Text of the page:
Other development winners are: CASA de Maryland, in Langley Park, Md.; the Center for Applied Linguistics and the Challenger Center for Space Education, both in the District of Columbia; Connected: The California Center for College and Career, in Berkeley, Calif.; the National Forum to Accelerate Middle-Grades Reform, in Savoy, Ill.; Pennsylvania State University; Seneca Family of Agencies, in San Leandro, Calif.; Sonoma State University, in Rohnert Park, Calif.; the New York City Leadership Academy in Long Island City, N.Y.; the Children’s Aid Society in New York City; the Providence Plan, in Rhode Island; the United Way of Greater Atlanta; and the University of Massachusetts Boston.

A version of this article appeared in the November 13, 2013 edition of Education Week as Federal Innovation-Grant Winners to Share $135 Million


This content is provided by our sponsor. It is not written by and does not necessarily reflect the views of Education Week's editorial staff.
IT Infrastructure Webinar
A New Era In Connected Learning: Security, Accessibility and Affordability for a Future-Ready Classroom
Learn about Windows 11 SE and Surface Laptop SE. Enable students to unlock learning and develop new skills.
Content provided by Microsoft Surface
Classroom Technology K-12 Essentials Forum Making Technology Work Better in Schools
Join experts for a look at the steps schools are taking (or should take) to improve the use of technology in schools.
This content is provided by our sponsor. It is not written by and does not necessarily reflect the views of Education Week's editorial staff.
Budget & Finance Webinar
The ABCs of ESSER: How to Make the Most of Relief Funds Before They Expire
Join a diverse group of K-12 experts to learn how to leverage federal funds before they expire and improve student learning environments.
Content provided by Johnson Controls

EdWeek Top School Jobs

Teacher Jobs
Search over ten thousand teaching jobs nationwide — elementary, middle, high school and more.
View Jobs
Principal Jobs
Find hundreds of jobs for principals, assistant principals, and other school leadership roles.
View Jobs
Administrator Jobs
Over a thousand district-level jobs: superintendents, directors, more.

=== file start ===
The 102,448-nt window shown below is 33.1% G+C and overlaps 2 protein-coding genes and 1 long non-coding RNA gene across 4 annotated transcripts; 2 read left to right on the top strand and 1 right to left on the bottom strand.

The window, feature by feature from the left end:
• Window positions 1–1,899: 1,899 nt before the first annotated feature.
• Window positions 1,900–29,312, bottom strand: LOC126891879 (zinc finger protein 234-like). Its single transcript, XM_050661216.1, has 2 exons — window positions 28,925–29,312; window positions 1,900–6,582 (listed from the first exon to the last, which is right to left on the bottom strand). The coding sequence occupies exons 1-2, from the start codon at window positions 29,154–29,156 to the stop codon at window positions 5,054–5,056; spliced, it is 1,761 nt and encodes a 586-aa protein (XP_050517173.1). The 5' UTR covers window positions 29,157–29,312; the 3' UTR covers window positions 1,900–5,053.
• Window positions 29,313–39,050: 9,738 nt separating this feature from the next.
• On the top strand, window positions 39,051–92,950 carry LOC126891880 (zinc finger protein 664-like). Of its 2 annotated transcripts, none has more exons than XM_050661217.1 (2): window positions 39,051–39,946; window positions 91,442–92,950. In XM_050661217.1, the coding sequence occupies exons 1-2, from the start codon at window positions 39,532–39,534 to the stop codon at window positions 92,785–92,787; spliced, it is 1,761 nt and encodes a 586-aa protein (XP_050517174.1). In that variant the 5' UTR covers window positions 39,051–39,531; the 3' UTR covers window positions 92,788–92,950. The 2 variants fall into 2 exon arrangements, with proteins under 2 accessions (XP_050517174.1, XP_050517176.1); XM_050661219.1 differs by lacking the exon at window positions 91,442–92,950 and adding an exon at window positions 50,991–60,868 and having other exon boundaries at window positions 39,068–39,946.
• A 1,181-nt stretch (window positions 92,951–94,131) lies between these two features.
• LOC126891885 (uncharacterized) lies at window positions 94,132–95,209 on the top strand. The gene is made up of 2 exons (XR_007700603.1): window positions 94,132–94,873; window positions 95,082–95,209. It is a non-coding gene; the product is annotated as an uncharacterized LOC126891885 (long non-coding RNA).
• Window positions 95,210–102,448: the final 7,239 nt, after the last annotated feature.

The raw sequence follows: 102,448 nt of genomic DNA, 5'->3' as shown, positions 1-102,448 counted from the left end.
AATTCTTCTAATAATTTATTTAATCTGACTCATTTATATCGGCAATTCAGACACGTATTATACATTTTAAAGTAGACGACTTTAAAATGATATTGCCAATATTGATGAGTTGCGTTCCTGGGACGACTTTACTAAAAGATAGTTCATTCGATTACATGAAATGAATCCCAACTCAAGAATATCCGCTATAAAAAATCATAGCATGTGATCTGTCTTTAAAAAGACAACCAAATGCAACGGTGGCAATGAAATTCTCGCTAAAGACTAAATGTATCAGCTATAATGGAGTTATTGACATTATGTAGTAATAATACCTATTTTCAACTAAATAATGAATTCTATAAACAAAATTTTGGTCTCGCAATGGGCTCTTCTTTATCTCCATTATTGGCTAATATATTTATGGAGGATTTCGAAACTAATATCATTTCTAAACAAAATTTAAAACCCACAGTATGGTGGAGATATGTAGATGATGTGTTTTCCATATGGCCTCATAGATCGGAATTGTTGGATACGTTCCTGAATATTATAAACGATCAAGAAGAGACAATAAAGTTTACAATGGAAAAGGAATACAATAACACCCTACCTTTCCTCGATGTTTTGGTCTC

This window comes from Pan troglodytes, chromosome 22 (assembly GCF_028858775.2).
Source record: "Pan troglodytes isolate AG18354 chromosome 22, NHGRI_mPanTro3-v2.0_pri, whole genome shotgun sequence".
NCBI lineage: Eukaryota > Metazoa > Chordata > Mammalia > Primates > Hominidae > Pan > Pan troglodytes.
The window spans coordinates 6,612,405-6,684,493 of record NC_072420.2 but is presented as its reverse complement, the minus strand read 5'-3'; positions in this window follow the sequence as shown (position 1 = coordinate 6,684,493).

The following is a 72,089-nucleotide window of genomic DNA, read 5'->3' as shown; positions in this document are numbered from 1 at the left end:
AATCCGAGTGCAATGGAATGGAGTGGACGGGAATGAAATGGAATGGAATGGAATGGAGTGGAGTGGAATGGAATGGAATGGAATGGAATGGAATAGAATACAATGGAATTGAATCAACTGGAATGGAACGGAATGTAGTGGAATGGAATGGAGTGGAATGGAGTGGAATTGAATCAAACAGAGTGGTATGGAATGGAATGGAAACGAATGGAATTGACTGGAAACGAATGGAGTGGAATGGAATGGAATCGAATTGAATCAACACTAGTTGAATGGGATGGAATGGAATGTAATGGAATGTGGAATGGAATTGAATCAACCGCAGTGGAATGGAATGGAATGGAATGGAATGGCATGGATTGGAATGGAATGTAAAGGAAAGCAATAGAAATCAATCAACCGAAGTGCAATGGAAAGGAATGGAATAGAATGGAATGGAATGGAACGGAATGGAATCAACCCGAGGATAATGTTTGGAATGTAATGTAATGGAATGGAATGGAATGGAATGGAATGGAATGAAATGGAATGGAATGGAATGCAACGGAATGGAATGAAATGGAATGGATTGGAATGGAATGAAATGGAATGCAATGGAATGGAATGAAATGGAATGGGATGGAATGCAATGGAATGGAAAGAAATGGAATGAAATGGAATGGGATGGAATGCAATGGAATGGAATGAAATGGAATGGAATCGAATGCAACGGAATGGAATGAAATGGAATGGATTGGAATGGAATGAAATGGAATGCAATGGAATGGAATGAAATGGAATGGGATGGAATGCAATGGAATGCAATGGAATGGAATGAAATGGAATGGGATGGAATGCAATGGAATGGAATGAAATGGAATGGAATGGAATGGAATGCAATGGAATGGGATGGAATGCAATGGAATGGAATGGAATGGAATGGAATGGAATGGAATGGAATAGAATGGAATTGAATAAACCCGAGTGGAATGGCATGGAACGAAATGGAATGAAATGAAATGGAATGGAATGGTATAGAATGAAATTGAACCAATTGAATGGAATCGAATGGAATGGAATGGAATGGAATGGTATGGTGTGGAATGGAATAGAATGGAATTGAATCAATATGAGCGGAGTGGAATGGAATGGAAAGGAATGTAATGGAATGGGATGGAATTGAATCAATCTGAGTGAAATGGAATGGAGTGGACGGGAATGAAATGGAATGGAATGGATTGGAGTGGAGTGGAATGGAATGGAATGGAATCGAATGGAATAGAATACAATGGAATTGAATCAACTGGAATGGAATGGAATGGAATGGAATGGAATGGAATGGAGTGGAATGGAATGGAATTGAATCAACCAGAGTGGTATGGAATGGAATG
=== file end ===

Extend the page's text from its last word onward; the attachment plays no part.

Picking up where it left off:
View Jobs
Support Staff Jobs
Search thousands of jobs, from paraprofessionals to counselors and more.
View Jobs

Read Next

Executive Skills & Strategy Opinion Stop Ignoring the Innovation That Happens in Traditional Public Schools
Three national educational funders explain a new program that is highlighting innovative practices in schools around the country.
Jenny Curtin, Britt Neuhaus & Saskia Levy Thompson
4 min read
Executive Skills & Strategy 'Genius Hour' Lets Kids Take Charge: Would Einstein Have Liked This?
Teachers open doors for students to fuel their curiosity and pursue passion projects, but educators warn against making it a free-for-all.
10 min read
Quin, Ezra, and Owen participate in genius hour in teacher Melisa Hayes’ 2nd grade class at Avery Elementary School in Hilliard, Ohio.
Quin, Ezra, and Owen participate in genius hour in teacher Melisa Hayes’ 2nd grade class at Avery Elementary School in Hilliard, Ohio.
Maddie McGarvey
Executive Skills & Strategy K12 Inc., Ga. Cyber Academy Contract Battle Brews
Students locked out of their school's computer systems. Educators unable to get access to some students' records. Parents receiving emails asking that they return their children's laptops.
6 min read
Executive Skills & Strategy Report Roundup Research Report: Teaching
Forty percent of what elementary school teachers do on a typical workday could be automated by 2030, predicts a new report by the McKinsey Global Institute.
1 min read